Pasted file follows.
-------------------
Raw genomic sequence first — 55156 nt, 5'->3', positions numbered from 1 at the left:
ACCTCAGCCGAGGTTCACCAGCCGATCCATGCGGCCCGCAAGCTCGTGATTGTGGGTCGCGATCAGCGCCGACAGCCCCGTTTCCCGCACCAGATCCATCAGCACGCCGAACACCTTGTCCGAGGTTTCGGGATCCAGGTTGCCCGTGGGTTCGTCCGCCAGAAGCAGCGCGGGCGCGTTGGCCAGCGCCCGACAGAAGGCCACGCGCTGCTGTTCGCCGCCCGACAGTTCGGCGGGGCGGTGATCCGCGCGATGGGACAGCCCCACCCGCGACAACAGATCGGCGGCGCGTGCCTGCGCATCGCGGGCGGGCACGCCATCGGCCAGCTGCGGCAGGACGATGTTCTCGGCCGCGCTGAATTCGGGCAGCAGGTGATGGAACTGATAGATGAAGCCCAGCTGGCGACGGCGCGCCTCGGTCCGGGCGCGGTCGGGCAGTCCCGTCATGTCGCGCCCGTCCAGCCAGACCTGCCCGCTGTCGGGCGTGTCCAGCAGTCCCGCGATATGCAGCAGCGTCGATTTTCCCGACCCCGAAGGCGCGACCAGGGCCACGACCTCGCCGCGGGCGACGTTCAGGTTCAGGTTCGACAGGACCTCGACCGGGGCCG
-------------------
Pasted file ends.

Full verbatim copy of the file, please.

Raw genomic sequence first — 55156 nt, 5'->3', positions numbered from 1 at the left:
ACCTCAGCCGAGGTTCACCAGCCGATCCATGCGGCCCGCAAGCTCGTGATTGTGGGTCGCGATCAGCGCCGACAGCCCCGTTTCCCGCACCAGATCCATCAGCACGCCGAACACCTTGTCCGAGGTTTCGGGATCCAGGTTGCCCGTGGGTTCGTCCGCCAGAAGCAGCGCGGGCGCGTTGGCCAGCGCCCGACAGAAGGCCACGCGCTGCTGTTCGCCGCCCGACAGTTCGGCGGGGCGGTGATCCGCGCGATGGGACAGCCCCACCCGCGACAACAGATCGGCGGCGCGTGCCTGCGCATCGCGGGCGGGCACGCCATCGGCCAGCTGCGGCAGGACGATGTTCTCGGCCGCGCTGAATTCGGGCAGCAGGTGATGGAACTGATAGATGAAGCCCAGCTGGCGACGGCGCGCCTCGGTCCGGGCGCGGTCGGGCAGTCCCGTCATGTCGCGCCCGTCCAGCCAGACCTGCCCGCTGTCGGGCGTGTCCAGCAGTCCCGCGATATGCAGCAGCGTCGATTTTCCCGACCCCGAAGGCGCGACCAGGGCCACGACCTCGCCGCGGGCGACGTTCAGGTTCAGGTTCGACAGGACCTCGACCGGGGCCG